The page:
Secretary of Defense Ash Carter is considering recommendations for a major reorganization of the Defense Department that would make U.S. Cyber Command a full combatant command similar to the U.S. European Command or the U.S. Special Operations Command.

Among the main considerations for raising the profile of Cybercom is the trans-regional nature of emerging threats, like terrorism, and the increasing use of cyberspace as a main warfighting domain.

“I have given Cyber Command in the counter-ISIL fight really its first wartime assignment,” Carter said, speaking Tuesday at the Center for Strategic and International Studies. “And we’re seeing how that works out. And what that means is to bring the fight to ISIL in Syria and Iraq.”

According to Carter, Cyber Command has been assigned the mission of disrupting ISIL’s command and control networks, interrupting the terrorist group’s ability to plot attacks, and disrupting its financial networks. “All of that we can approach, in part, through cyber,” Carter said.

Talk of adjusting the Pentagon’s organization comes six months after Carter ordered a departmentwide review of organizational efficiency by the Defense Department’s deputy chief management officer and a senior officer on the Joint Staff. Carter’s direction was to identify any areas of redundancy, inefficiency, or possible improvement to the Pentagon’s ability to manage emerging crises and shift forces when needed.

The Defense Department currently operates six regional combatant commands: Pacific Command, European Command, Africa Command, Central Command, Southern Command, and Northern Command. It also operates three functional commands, including SOCOM, Strategic Command, and Transportation Command.

Defense Secretary Ash Carter addresses the workforce at U.S. Cyber Command on Fort Meade, Md., March 13, 2015. (Photo: DOD)
Defense Secretary Ash Carter addresses the workforce at U.S. Cyber Command at Fort Meade, Md., on March 13, 2015. (Photo: DOD)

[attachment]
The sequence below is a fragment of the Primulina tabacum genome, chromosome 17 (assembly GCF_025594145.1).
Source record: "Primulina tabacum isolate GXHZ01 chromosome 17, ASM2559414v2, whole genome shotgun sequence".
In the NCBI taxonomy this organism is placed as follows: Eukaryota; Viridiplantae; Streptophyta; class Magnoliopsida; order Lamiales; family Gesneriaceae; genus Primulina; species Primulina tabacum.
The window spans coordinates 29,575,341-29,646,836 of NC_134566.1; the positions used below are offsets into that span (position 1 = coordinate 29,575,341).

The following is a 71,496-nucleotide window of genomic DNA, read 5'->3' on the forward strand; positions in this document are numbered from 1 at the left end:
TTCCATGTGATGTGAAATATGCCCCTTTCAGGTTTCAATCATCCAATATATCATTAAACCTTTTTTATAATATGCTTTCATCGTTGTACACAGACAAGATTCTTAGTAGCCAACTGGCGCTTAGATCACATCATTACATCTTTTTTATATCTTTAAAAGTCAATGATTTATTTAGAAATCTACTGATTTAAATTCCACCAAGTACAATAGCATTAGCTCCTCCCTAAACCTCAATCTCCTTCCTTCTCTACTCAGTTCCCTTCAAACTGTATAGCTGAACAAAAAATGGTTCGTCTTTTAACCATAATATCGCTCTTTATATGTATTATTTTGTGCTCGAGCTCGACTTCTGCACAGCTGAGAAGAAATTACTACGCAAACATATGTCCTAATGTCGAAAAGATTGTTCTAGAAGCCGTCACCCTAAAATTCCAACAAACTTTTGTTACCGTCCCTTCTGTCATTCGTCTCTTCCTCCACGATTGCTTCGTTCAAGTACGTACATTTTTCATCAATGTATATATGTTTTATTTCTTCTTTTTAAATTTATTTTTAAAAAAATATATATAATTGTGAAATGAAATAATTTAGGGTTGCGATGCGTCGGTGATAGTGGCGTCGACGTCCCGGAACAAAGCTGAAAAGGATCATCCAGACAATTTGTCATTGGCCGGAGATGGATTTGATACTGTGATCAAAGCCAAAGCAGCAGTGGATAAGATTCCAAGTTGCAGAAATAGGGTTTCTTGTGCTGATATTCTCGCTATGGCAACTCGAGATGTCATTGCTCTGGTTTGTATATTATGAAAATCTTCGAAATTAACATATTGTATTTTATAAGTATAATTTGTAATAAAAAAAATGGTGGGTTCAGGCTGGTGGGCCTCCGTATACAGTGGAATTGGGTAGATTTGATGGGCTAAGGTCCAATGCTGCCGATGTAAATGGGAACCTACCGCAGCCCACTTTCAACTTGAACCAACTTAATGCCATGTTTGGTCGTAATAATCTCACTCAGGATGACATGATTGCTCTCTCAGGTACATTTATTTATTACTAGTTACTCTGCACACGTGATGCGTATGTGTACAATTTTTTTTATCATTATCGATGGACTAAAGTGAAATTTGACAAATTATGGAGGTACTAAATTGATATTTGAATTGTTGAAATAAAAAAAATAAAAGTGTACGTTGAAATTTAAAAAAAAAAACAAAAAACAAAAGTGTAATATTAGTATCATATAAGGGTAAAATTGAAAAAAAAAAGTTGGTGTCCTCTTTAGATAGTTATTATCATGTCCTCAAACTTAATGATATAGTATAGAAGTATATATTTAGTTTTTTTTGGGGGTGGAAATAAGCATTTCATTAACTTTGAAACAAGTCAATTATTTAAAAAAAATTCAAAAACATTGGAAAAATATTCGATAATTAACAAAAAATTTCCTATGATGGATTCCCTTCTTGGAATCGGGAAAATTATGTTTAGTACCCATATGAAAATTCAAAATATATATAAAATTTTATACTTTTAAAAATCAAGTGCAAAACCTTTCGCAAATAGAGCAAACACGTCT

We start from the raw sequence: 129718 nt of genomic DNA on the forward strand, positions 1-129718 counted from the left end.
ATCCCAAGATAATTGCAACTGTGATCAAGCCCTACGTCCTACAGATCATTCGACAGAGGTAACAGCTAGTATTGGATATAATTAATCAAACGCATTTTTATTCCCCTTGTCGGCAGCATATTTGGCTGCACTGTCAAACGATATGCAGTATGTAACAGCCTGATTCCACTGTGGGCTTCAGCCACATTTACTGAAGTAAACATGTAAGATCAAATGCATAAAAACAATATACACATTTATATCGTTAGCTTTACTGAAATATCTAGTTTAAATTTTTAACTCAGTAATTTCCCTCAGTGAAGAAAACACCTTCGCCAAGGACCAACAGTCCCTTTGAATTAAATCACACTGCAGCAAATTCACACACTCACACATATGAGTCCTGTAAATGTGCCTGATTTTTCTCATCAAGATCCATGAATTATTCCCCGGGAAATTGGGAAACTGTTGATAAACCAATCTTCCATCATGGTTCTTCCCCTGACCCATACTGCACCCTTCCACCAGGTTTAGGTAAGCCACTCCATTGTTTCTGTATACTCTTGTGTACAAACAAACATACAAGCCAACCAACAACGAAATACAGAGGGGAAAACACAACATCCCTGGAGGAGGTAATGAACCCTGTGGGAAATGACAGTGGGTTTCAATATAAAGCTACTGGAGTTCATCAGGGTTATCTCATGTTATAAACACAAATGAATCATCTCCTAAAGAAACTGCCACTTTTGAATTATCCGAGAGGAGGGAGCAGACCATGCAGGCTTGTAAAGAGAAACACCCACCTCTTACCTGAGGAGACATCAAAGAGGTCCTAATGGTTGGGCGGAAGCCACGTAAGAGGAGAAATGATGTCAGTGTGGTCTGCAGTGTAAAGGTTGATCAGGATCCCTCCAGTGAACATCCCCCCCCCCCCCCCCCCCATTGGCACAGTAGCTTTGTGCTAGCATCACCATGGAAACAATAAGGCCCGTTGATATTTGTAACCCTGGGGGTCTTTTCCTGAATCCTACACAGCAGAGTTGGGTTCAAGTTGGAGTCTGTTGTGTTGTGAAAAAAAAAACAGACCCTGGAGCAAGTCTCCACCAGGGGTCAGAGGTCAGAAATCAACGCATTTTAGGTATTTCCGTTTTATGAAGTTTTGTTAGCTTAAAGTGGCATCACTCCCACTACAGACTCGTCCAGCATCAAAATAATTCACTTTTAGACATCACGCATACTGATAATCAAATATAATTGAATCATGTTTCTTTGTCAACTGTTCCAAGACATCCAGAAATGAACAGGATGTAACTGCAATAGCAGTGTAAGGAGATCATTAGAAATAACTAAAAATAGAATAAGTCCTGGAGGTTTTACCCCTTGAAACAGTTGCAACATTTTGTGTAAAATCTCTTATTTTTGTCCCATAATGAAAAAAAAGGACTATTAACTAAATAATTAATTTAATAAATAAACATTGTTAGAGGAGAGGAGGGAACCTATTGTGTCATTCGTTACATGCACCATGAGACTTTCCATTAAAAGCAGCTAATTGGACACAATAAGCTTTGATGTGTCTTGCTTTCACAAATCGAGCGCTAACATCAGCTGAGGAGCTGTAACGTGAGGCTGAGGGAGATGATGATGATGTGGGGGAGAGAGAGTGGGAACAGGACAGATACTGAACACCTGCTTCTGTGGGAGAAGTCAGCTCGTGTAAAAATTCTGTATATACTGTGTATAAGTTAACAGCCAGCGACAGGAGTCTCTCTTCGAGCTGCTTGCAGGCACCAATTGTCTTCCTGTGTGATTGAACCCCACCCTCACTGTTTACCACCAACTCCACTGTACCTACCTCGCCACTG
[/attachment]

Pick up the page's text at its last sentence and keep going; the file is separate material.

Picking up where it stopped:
In the current fight against ISIL, Cyber Command plays a supporting role to U.S. Central Command–the geographic combatant command responsible for Iraq, Syria, and a large swath of Southwest Asia. The challenge, Carter said, is that cyber cuts across most emerging threats and conflicts, as well as all of the six regional combatant commands and the three functional commands, like SOCOM.

“We’re increasingly finding the problem not just of regional integration but of regional functional integration. The world has gotten more integrated, so we have to get more integrated too,” said Carter.

Cyber Command, located alongside the National Security Agency at Fort Meade, Md., is currently considered a sub-unified command under U.S. Strategic Command. About 963 civilian and military personnel are assigned to Cyber Command, which manages a budget of about $466 million. To date, the command has 27 fully operational Cyber Mission Force teams and plans to field a total of 133 teams by 2018.

Some have questioned Cybercom’s progress and maturity to be able to take on the responsibility of a major combatant command. The question was put directly to Adm. Michael Rogers, the commander of Cybercom who also serves as director of NSA, during a Senate Armed Services Committee hearing Tuesday.

“In this case, does the function rise to a global level and is it of sufficient priority to merit coordination across the entire department? The other issue I would argue is one of speed,” said Rogers, making his case for why Cybercom should be given the designation of a full combatant command. “The combatant command designation would allow us to be faster. I would also argue that the department’s processes of budget, prioritization, strategy, policy, are all generally structured to enable direct combatant commander input. And I believe that cyber needs to be a part of that direct process.”

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MeriTalk Staff